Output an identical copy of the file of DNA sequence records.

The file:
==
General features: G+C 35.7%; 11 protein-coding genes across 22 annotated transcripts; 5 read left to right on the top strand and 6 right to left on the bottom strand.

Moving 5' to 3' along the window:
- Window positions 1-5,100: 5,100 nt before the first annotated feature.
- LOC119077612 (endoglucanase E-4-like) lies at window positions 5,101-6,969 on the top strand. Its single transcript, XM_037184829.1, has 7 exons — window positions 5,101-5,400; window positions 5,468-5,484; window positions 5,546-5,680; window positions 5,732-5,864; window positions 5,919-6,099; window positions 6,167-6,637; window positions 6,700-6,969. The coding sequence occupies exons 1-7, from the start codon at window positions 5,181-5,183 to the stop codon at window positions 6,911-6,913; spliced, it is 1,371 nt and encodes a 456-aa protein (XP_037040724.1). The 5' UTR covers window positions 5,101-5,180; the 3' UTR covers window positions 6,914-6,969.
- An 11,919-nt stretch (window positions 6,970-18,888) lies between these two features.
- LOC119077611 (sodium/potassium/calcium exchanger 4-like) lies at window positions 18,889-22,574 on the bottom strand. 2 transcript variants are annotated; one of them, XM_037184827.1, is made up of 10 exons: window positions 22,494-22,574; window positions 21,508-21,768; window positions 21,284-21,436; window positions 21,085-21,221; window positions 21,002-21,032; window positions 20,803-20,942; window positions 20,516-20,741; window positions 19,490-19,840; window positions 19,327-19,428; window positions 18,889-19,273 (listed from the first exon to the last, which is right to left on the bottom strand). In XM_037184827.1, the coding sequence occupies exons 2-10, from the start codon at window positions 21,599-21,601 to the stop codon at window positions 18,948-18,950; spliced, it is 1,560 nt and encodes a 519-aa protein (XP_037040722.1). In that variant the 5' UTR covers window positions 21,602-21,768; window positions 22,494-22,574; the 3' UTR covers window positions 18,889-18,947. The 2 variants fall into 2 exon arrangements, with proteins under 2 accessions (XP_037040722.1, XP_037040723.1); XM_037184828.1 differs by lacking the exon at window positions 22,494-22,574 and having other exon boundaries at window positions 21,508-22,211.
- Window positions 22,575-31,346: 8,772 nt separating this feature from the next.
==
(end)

General features: G+C 35.7%; 11 protein-coding genes across 22 annotated transcripts; 5 read left to right on the top strand and 6 right to left on the bottom strand.

Moving 5' to 3' along the window:
- Window positions 1-5,100: 5,100 nt before the first annotated feature.
- LOC119077612 (endoglucanase E-4-like) lies at window positions 5,101-6,969 on the top strand. Its single transcript, XM_037184829.1, has 7 exons — window positions 5,101-5,400; window positions 5,468-5,484; window positions 5,546-5,680; window positions 5,732-5,864; window positions 5,919-6,099; window positions 6,167-6,637; window positions 6,700-6,969. The coding sequence occupies exons 1-7, from the start codon at window positions 5,181-5,183 to the stop codon at window positions 6,911-6,913; spliced, it is 1,371 nt and encodes a 456-aa protein (XP_037040724.1). The 5' UTR covers window positions 5,101-5,180; the 3' UTR covers window positions 6,914-6,969.
- An 11,919-nt stretch (window positions 6,970-18,888) lies between these two features.
- LOC119077611 (sodium/potassium/calcium exchanger 4-like) lies at window positions 18,889-22,574 on the bottom strand. 2 transcript variants are annotated; one of them, XM_037184827.1, is made up of 10 exons: window positions 22,494-22,574; window positions 21,508-21,768; window positions 21,284-21,436; window positions 21,085-21,221; window positions 21,002-21,032; window positions 20,803-20,942; window positions 20,516-20,741; window positions 19,490-19,840; window positions 19,327-19,428; window positions 18,889-19,273 (listed from the first exon to the last, which is right to left on the bottom strand). In XM_037184827.1, the coding sequence occupies exons 2-10, from the start codon at window positions 21,599-21,601 to the stop codon at window positions 18,948-18,950; spliced, it is 1,560 nt and encodes a 519-aa protein (XP_037040722.1). In that variant the 5' UTR covers window positions 21,602-21,768; window positions 22,494-22,574; the 3' UTR covers window positions 18,889-18,947. The 2 variants fall into 2 exon arrangements, with proteins under 2 accessions (XP_037040722.1, XP_037040723.1); XM_037184828.1 differs by lacking the exon at window positions 22,494-22,574 and having other exon boundaries at window positions 21,508-22,211.
- Window positions 22,575-31,346: 8,772 nt separating this feature from the next.